Electronic commerce has made our world closer than ever. Sites like Etsy allow us to buy products from artisans around the world, Elance provides access to freelance consultants from all corners of the earth, and the tools to track work product and provide
payments across borders have become almost seamless.
This provides more consumer choice and business efficiencies, but there are real issues associated with doing business across borders in a compliant, affordable and efficient manner. This is particularly true when it comes to making payments to vendors,
consultants, contractors and partners. The practical, cultural, and regulatory issues that businesses must navigate when making payments across borders are extensive, but the following three considerations top the list.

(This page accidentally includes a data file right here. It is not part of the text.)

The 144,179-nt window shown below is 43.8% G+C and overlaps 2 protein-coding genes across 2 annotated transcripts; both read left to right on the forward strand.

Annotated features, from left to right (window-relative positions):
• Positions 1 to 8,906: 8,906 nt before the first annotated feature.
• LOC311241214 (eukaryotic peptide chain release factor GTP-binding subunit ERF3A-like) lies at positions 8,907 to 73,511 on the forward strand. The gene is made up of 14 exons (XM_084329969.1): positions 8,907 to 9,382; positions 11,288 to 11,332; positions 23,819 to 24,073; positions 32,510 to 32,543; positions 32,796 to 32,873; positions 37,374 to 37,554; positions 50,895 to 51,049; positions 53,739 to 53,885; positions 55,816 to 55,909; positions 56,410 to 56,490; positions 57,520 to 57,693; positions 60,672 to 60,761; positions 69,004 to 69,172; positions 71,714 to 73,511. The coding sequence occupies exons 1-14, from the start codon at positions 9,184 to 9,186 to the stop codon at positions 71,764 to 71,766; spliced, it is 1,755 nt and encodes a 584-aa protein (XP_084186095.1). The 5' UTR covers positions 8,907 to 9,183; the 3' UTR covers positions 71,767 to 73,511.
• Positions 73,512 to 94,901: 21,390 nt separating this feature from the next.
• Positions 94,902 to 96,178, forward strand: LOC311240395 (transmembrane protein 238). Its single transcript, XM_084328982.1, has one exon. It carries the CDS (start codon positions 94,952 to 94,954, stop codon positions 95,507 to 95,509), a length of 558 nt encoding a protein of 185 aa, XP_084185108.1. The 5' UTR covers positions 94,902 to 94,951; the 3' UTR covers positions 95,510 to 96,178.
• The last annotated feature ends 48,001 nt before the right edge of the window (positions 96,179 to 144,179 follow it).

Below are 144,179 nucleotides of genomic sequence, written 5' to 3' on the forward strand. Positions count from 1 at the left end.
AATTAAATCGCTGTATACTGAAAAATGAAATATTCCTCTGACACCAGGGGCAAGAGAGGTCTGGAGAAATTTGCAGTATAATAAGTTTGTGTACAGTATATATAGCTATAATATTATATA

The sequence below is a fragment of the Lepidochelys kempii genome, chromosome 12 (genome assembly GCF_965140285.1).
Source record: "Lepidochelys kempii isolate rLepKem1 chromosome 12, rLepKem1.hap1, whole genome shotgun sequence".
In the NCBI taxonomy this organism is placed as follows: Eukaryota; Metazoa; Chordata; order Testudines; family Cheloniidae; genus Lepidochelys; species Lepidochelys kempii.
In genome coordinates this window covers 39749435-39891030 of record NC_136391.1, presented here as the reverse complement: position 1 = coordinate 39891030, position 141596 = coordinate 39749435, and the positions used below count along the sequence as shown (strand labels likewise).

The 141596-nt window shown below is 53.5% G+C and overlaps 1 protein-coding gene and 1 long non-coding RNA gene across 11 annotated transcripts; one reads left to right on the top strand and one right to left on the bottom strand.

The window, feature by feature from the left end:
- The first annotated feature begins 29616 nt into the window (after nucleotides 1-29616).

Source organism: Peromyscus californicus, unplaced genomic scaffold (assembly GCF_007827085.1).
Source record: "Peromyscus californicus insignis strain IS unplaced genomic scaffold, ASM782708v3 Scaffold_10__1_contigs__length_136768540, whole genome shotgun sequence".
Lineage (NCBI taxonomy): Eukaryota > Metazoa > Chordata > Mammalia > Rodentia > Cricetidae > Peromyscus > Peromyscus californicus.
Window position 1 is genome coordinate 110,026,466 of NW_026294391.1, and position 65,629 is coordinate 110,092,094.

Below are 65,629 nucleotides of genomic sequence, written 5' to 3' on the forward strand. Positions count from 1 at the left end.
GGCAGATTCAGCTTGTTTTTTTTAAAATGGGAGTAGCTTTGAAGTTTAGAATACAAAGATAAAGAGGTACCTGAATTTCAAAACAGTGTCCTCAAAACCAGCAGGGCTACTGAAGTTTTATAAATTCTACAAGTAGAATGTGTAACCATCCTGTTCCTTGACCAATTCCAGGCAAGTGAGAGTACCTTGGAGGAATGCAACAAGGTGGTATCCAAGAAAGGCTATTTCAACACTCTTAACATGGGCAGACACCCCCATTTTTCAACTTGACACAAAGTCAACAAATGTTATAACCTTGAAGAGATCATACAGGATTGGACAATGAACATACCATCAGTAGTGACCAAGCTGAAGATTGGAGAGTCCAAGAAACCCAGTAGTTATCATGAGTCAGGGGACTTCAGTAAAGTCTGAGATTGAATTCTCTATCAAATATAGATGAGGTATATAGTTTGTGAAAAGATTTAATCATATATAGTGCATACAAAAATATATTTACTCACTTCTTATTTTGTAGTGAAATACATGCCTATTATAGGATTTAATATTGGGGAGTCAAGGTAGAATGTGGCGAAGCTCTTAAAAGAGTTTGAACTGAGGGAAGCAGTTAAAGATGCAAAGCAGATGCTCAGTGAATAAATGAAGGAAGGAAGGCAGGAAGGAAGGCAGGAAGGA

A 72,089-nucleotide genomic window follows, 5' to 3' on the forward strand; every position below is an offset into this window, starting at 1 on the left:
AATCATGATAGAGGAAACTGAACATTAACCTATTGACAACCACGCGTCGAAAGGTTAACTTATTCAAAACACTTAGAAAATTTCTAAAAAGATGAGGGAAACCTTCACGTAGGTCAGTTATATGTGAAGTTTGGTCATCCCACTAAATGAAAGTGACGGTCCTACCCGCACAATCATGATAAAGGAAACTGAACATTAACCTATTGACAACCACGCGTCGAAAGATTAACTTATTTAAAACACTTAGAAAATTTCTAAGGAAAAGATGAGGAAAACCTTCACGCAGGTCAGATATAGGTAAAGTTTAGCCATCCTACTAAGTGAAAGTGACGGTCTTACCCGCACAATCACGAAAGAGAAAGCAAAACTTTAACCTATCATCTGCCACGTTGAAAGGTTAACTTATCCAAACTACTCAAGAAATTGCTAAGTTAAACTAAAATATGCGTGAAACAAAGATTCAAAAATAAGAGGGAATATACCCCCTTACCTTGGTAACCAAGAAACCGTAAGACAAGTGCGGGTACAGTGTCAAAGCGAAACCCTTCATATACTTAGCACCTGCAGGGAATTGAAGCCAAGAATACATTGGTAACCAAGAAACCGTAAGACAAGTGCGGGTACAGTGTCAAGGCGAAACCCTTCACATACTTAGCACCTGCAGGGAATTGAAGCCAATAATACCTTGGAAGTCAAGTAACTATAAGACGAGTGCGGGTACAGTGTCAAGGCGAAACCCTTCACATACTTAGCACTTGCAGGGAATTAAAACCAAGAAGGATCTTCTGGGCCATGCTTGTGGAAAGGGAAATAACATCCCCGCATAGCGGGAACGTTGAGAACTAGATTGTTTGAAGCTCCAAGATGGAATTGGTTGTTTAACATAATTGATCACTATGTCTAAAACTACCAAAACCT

1. Regulations and compliance standards abound; and may be far more stringent in other countries
Regardless of what country a business calls home, paying suppliers, employees and others becomes more complex the instant that business begins to transact in other countries, and doing so requires careful legal analysis. For example, if an American company
pays employees who are located in the European Union (EU), it must review and understand the regulatory directives for the EU, as implemented by each member state, as well as any additional, more protective regulatory requirements for that country. Businesses
must recognize how these factors apply to citizens vs. residents and identify options for compliance, including possible partnerships, agent/distributor relationships, or obtaining their own licenses.
Any company doing business in and across EU countries must navigate at least two layers of regulatory control: